Football would be difficult to envision without fans. Supporters, like football players, benefit and contribute to the sport’s dynamism, spectacle, and entertainment. Without the football supporters, the stadium is just another place to play. A stadium is built by the crowds and their enthusiasm for their favourite teams. As fans will surely be in stadiums next season here are some clubs that will benefit the most.
This season of football is about to come to a close, with the champions of the top 5 leagues crowned. Football has been as thrilling as ever this campaign but without the electrifying crowds present in the stadiums, which are one of the most critical facets of the sport, some teams who depend heavily on crowd support have suffered at home.
In that case, let’s take a peek at the top five clubs that will benefit greatly from fans returning to back their teams next season.
Napoli’s Stadio San Paolo is the third largest arena in Italy, and the Neapolitans are fervent football fans. Though the club has not lived up to the golden years when Maradona played for them and his love embodied that of the home crowd, the supporters never hesitate to build an exciting environment for the major clashes in the Serie A or the Champions League.
Napoli has the most ardent supporters in Italy, who have used a number of ways to demonstrate their devotion to the club. The Stadio San Paolo has consistently packed its 60,000 capacity stadium with diehard fans, and their participation in the Champions League over the years has earned them worldwide recognition and a platform on which to project itself to a higher number of football fanatics.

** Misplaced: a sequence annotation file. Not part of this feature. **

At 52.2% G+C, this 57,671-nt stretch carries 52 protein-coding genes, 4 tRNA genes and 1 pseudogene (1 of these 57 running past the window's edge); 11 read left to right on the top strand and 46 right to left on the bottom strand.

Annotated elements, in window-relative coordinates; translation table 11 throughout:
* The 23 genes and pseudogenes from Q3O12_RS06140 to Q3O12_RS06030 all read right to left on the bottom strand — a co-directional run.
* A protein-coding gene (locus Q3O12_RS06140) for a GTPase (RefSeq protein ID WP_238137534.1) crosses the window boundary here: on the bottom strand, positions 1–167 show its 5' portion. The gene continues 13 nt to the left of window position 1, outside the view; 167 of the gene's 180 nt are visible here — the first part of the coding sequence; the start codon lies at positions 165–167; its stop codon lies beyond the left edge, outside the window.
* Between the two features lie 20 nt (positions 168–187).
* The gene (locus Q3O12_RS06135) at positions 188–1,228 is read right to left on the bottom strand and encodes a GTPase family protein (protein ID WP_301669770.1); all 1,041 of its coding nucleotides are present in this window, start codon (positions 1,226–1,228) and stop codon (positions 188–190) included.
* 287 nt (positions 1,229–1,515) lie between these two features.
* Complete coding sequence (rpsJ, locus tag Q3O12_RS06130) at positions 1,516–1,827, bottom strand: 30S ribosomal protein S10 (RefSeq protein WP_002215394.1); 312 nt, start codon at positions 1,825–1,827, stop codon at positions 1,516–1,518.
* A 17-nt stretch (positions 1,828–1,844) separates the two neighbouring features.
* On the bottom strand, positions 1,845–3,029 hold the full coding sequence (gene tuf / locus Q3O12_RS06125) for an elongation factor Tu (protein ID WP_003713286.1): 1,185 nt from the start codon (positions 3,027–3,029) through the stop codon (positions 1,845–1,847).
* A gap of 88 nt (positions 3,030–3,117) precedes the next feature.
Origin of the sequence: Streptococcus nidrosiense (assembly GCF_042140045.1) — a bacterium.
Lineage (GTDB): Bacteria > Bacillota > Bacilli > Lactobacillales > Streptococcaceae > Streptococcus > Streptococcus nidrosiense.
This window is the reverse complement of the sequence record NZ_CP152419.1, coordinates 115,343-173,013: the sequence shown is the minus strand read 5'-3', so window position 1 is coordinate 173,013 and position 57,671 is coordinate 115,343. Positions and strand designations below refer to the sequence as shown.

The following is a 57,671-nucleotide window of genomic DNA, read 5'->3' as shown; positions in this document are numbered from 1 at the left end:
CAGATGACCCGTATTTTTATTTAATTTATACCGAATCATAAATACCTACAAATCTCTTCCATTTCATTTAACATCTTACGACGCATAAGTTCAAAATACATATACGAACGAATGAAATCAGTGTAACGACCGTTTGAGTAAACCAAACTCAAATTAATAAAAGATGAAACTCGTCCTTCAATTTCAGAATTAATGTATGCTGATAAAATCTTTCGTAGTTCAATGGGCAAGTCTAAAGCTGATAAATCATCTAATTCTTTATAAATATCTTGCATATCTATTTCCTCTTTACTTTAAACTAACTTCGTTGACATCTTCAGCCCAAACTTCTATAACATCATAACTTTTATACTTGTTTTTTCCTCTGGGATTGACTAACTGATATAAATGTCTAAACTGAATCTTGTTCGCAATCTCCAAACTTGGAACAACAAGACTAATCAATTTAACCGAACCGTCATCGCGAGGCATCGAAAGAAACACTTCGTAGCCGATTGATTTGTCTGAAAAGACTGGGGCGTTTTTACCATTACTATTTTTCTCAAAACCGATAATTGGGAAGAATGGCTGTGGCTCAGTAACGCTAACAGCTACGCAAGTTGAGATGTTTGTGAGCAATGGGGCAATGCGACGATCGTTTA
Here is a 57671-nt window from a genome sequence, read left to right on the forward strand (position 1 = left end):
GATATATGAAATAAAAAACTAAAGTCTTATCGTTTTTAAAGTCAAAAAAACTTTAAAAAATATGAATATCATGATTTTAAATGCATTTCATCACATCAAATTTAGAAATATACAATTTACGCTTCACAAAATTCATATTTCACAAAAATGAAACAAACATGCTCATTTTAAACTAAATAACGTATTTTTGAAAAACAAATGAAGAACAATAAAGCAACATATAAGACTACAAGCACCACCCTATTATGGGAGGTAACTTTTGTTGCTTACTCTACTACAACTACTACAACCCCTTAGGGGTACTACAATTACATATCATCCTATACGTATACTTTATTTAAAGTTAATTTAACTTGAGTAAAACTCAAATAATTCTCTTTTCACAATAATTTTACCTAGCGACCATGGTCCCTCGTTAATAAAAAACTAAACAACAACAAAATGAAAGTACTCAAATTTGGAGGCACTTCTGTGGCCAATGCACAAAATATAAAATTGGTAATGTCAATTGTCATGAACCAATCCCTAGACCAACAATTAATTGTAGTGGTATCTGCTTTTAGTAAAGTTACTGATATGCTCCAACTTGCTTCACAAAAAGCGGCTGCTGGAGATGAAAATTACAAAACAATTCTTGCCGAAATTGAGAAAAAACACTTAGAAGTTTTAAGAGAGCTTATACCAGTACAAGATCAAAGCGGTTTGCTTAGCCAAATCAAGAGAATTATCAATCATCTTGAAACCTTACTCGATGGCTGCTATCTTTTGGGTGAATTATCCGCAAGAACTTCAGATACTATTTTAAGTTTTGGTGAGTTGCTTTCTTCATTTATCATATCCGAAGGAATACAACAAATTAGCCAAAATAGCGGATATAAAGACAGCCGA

Although, for the next season, after a 1-1 draw at home against Hellas Verona, Napoli will have to settle for a Europa League slot, finishing fifth and one point behind Juventus in Serie A.
The return of Neapolitans to back their club next season will undoubtedly give Napoli a boost.
River Plate is not well-known outside of the South American footballing circuit, the passionate fans who back it have made it infamous for their exploits, advocacy, and deranged support. The Buenos Aires derby, between River Plate and Boca Juniors, is one of the most competitive sports rivalries in the world, with a record of aggression and conflict from both ends.
River Plate’s fans pack stadiums for all of their home matches, making it tough for any opposition team who must cope with some of the most fervent fan bases on the globe.
Estadio Monumental, River Plate’s home ground for the past 78 years, has recorded up to 70,000 spectators for its marquee clashes. The presence of fans is important for River Plate, and with their support and love, they are a difficult team to defeat.
Celtic Park is one of the most difficult venues for opposing teams to visit. For any opposing fan, the atmosphere created by the Green and White army on those marquee matches is unforgettable.
After a historic match between Celtic and Spanish heavyweights Barcelona at Celtic Park, which the home team won 2-1, Lionel Messi said, “I’ve been lucky to play in some wonderful stadiums in Europe with Barcelona, but none compare to Celtic. The excitement generated by their fans makes it a very unique European football night.” Nothing beats the big match environment in Glasgow”.